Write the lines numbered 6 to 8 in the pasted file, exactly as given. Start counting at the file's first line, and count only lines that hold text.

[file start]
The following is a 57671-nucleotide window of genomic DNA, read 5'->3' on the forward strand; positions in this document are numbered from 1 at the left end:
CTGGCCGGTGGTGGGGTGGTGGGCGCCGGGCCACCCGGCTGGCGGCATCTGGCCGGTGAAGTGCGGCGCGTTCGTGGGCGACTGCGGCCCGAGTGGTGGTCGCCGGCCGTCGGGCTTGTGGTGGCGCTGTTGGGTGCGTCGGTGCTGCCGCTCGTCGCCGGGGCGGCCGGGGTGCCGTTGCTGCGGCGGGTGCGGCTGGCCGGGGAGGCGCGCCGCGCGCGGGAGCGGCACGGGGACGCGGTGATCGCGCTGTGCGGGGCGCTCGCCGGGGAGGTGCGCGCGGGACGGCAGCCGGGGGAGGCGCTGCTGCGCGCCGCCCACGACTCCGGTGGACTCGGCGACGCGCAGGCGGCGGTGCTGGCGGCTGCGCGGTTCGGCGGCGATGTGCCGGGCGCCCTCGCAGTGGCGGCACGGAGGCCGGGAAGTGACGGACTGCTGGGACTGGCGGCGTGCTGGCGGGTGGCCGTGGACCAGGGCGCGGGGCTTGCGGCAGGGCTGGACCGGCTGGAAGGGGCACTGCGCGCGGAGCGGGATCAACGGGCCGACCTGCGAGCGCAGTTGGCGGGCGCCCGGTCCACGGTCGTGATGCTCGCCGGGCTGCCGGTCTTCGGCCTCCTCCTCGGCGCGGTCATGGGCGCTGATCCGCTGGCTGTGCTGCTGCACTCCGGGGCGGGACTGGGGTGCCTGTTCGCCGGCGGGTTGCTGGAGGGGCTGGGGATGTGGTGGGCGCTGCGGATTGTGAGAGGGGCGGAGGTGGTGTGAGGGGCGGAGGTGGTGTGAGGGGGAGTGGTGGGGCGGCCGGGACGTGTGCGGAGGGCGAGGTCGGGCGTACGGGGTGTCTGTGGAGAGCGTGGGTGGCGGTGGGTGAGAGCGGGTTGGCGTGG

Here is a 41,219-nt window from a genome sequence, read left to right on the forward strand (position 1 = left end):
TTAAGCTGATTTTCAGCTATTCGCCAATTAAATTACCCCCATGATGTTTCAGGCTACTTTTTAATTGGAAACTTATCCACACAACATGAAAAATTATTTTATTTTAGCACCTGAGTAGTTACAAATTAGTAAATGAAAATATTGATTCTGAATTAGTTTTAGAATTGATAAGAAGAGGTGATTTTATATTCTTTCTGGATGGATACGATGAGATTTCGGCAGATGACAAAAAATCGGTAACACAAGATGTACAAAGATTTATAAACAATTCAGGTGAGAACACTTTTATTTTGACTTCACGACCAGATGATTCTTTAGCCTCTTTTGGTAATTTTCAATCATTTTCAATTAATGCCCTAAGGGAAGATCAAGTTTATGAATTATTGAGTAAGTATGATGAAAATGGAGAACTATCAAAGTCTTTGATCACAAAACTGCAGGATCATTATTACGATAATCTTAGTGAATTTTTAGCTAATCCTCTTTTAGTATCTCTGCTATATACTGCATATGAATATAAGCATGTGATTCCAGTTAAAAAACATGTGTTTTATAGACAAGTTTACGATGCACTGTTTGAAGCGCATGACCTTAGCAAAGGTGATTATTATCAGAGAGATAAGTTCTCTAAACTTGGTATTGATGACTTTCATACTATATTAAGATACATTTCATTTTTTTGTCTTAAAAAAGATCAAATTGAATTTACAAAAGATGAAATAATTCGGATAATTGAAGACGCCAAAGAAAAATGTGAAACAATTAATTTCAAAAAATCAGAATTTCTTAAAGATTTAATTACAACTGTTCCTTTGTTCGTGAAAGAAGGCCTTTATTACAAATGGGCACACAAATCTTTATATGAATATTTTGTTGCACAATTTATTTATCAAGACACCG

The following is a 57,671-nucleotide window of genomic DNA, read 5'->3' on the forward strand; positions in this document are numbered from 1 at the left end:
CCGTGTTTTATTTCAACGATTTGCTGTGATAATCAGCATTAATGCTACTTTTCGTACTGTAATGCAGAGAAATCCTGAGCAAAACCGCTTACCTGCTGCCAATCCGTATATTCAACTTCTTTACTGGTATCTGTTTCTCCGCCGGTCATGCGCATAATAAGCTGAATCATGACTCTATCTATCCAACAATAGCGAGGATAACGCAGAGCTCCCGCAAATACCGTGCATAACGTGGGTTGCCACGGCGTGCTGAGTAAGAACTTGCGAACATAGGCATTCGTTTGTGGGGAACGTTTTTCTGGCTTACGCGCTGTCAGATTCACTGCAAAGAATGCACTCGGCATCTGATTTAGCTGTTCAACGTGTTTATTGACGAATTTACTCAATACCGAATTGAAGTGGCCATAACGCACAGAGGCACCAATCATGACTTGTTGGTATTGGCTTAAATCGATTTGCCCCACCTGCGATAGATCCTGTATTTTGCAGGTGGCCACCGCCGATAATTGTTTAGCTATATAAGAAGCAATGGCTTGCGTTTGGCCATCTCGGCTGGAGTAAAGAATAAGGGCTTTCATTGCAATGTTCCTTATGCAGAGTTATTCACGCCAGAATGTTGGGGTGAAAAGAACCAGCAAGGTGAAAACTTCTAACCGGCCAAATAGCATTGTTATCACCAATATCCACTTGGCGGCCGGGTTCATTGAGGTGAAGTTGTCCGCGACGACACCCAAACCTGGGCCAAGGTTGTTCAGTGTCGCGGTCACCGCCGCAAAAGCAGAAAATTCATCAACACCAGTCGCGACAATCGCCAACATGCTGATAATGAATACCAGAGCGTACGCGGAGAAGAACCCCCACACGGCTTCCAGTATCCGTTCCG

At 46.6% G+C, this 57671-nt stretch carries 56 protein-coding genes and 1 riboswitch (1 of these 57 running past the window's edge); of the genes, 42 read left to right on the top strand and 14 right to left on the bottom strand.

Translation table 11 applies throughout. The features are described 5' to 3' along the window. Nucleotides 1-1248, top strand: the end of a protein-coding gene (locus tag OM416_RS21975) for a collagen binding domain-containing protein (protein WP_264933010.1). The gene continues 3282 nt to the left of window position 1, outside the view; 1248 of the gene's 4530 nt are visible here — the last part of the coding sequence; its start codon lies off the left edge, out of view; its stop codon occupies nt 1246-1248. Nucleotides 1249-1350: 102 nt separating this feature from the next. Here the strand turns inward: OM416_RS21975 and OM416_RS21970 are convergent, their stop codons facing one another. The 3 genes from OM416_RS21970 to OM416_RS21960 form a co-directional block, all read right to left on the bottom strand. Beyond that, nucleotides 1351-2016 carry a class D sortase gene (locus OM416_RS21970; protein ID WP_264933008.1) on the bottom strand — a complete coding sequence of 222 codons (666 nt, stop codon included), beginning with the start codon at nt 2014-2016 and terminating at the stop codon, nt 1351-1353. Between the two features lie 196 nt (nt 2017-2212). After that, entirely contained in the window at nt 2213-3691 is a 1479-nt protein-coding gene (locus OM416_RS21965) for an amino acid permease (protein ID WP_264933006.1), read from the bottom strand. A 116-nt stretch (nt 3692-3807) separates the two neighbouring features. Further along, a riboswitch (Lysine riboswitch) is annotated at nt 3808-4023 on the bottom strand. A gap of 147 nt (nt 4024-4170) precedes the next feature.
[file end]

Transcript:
CCGTGTTTTATTTCAACGATTTGCTGTGATAATCAGCATTAATGCTACTTTTCGTACTGTAATGCAGAGAAATCCTGAGCAAAACCGCTTACCTGCTGCCAATCCGTATATTCAACTTCTTTACTGGTATCTGTTTCTCCGCCGGTCATGCGCATAATAAGCTGAATCATGACTCTATCTATCCAACAATAGCGAGGATAACGCAGAGCTCCCGCAAATACCGTGCATAACGTGGGTTGCCACGGCGTGCTGAGTAAGAACTTGCGAACATAGGCATTCGTTTGTGGGGAACGTTTTTCTGGCTTACGCGCTGTCAGATTCACTGCAAAGAATGCACTCGGCATCTGATTTAGCTGTTCAACGTGTTTATTGACGAATTTACTCAATACCGAATTGAAGTGGCCATAACGCACAGAGGCACCAATCATGACTTGTTGGTATTGGCTTAAATCGATTTGCCCCACCTGCGATAGATCCTGTATTTTGCAGGTGGCCACCGCCGATAATTGTTTAGCTATATAAGAAGCAATGGCTTGCGTTTGGCCATCTCGGCTGGAGTAAAGAATAAGGGCTTTCATTGCAATGTTCCTTATGCAGAGTTATTCACGCCAGAATGTTGGGGTGAAAAGAACCAGCAAGGTGAAAACTTCTAACCGGCCAAATAGCATTGTTATCACCAATATCCACTTGGCGGCCGGGTTCATTGAGGTGAAGTTGTCCGCGACGACACCCAAACCTGGGCCAAGGTTGTTCAGTGTCGCGGTCACCGCCGCAAAAGCAGAAAATTCATCAACACCAGTCGCGACAATCGCCAACATGCTGATAATGAATACCAGAGCGTACGCGGAGAAGAACCCCCACACGGCTTCCAGTATCCGTTCCG

At 46.6% G+C, this 57671-nt stretch carries 56 protein-coding genes and 1 riboswitch (1 of these 57 running past the window's edge); of the genes, 42 read left to right on the top strand and 14 right to left on the bottom strand.

Translation table 11 applies throughout. The features are described 5' to 3' along the window. Nucleotides 1-1248, top strand: the end of a protein-coding gene (locus tag OM416_RS21975) for a collagen binding domain-containing protein (protein WP_264933010.1). The gene continues 3282 nt to the left of window position 1, outside the view; 1248 of the gene's 4530 nt are visible here — the last part of the coding sequence; its start codon lies off the left edge, out of view; its stop codon occupies nt 1246-1248. Nucleotides 1249-1350: 102 nt separating this feature from the next. Here the strand turns inward: OM416_RS21975 and OM416_RS21970 are convergent, their stop codons facing one another. The 3 genes from OM416_RS21970 to OM416_RS21960 form a co-directional block, all read right to left on the bottom strand. Beyond that, nucleotides 1351-2016 carry a class D sortase gene (locus OM416_RS21970; protein ID WP_264933008.1) on the bottom strand — a complete coding sequence of 222 codons (666 nt, stop codon included), beginning with the start codon at nt 2014-2016 and terminating at the stop codon, nt 1351-1353. Between the two features lie 196 nt (nt 2017-2212). After that, entirely contained in the window at nt 2213-3691 is a 1479-nt protein-coding gene (locus OM416_RS21965) for an amino acid permease (protein ID WP_264933006.1), read from the bottom strand. A 116-nt stretch (nt 3692-3807) separates the two neighbouring features. Further along, a riboswitch (Lysine riboswitch) is annotated at nt 3808-4023 on the bottom strand. A gap of 147 nt (nt 4024-4170) precedes the next feature.